On the Edge, and Not Apologizing for It

Over the past few days, I've had the pleasure of taking a choreography workshop led by Donna Uchizono, a Guggenheim fellow and Bessie award-winning choreographer. She came equipped with exercises designed to challenge and provoke the future dancemakers in the room. The first day, we experimented with tasks and strategies in the space to create short phrases to play with. On the second day, we started off with a discussion of artistic statements, and what each dancer looks to achieve in their work and in performing the works of others. The discussion then turned back to Uchizono.

 

She addressed the nature of her own work, describing it as "downtown" and "experimental," still a niche genre in the dance world. She's been creating and performing work of this nature for her company since establishing Donna Uchizono Company in 1990. As she described her aesthetic interests and artistic pursuits to us, she laughed, reminiscing about a time when she attempted to give a disclaimer to a friend interested in catching one of her performances. "Are you sure you want to run all the way down to Judson, just to see some strange downtown modern dance piece?"

 

I find myself giving my friends and colleagues disclaimers, too, before I perform or show work. "I just want to let you know, the show tonight might be a little out there," I warn them. But why do I feel the need to justify the work I'm performing and creating? Why did Uchizono? Why do groundbreaking artists (artists she calls "on the fringe") fall into that trap, and how do we fight that urge?

 

Uchizono's friend, a business-type working for the United Nations at the time, said to her, simply, "You are on the edge. We at the center need people on the edge to move forward."

 

This moved me just as it had moved Uchizono years ago. It's important to remember that many large companies and new ideas now "at the center" were, at one point, led by dancers and choreographers "on the edge." Starting on the fringe is an essential part of the process for artists trying something new. I thought first about what I'm interested in, the recent trend in immersive work I've noticed. When I first moved here four years ago, this strange show that unfolded around you called Sleep No More had just found its home in the city. Now, immersive shows seem to be popping up all over, whether they plan to run for just a few days or are here for the long haul.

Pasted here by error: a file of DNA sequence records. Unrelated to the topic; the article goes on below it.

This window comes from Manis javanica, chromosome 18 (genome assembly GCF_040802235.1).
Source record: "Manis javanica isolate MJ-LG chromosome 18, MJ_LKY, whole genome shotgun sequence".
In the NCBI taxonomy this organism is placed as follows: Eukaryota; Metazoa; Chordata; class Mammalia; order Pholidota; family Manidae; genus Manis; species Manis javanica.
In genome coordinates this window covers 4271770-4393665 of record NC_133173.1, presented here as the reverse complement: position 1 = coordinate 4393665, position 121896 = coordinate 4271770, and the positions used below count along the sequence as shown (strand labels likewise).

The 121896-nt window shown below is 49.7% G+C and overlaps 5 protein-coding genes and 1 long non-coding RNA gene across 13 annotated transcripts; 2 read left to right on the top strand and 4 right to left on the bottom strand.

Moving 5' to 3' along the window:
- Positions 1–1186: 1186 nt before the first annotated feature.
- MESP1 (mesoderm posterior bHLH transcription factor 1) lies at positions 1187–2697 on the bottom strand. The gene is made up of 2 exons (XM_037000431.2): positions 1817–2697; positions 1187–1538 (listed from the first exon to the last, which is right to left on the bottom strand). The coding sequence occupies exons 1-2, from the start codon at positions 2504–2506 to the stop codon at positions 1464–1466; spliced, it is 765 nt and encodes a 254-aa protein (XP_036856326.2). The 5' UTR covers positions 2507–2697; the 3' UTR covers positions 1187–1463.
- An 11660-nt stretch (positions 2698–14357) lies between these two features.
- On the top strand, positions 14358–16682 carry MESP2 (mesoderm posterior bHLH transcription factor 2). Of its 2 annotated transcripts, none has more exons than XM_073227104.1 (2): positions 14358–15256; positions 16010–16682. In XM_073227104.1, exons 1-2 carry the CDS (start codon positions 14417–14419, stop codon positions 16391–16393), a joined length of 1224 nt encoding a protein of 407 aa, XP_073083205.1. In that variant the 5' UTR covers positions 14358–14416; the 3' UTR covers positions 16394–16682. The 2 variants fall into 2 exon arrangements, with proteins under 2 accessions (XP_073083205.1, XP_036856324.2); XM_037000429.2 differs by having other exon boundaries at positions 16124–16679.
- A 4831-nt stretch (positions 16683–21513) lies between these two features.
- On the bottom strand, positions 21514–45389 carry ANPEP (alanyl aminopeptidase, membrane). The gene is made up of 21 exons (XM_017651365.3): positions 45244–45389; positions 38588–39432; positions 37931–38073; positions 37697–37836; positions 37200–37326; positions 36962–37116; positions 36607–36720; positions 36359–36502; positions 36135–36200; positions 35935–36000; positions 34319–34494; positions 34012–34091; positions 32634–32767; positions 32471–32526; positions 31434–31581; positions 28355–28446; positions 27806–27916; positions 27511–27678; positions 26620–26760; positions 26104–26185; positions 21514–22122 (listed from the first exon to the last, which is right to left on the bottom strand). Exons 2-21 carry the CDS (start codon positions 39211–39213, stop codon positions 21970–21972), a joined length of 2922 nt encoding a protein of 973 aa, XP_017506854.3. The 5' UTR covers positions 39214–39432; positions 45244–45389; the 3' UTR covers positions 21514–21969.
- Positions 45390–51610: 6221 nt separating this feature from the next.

Though there's no guarantee that a company or movement will pick up momentum, that doesn't mean I can't move forward with my own ideas. Young artists should continue to embrace their work for what it is, not dismiss it, even if it is a little "out there" or "on the fringe." It's yours, and that's what makes it worth creating.

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Stark Photo Productions, Courtesy Harlequin

Why Your Barre Can Make or Break Your At-Home Dance Training

Throughout the pandemic, Shelby Williams, of Royal Ballet of Flanders (aka "Biscuit Ballerina"), has been sharing videos that capture the pitfalls of dancers working from home: slipping on linoleum, kicking over lamps and even taking windows apart at the "barre." "Dancers aren't known to be graceful all of the time," says Mandy Blackmon, PT, DPT, OSC, CMTPT, head physical therapist/medical director for Atlanta Ballet. "They tend to fall and trip."

Many dancers have tried to make their home spaces as safe as possible for class and rehearsal by setting up a piece of marley, like Harlequin's Dance Mat, to work on. But there's another element needed for taking thorough ballet classes at home: a portable barre.

"Using a barre is kinda Ballet 101," says 16-year-old Haley Dale, a student in her second year at American Ballet Theatre's Jacqueline Kennedy Onassis School. She'd bought a portable barre from Harlequin to use at her parents' home in Northern Virginia even before the pandemic hit. "Before I got it, honestly I would stay away from doing barre work at home. Now I'm able to do it all the time."

Blackmon bought her 15-year-old stepdaughter a freestanding Professional Series Ballet Barre from Harlequin early on in quarantine. "I was worried about her injuring herself without one," she admits.

What exactly makes Harlequin's barres an at-home must-have, and hanging on to a chair or countertop so risky? Here are five major differences dancers will notice right away.

GO DEEPER SHOW LESS
December 2020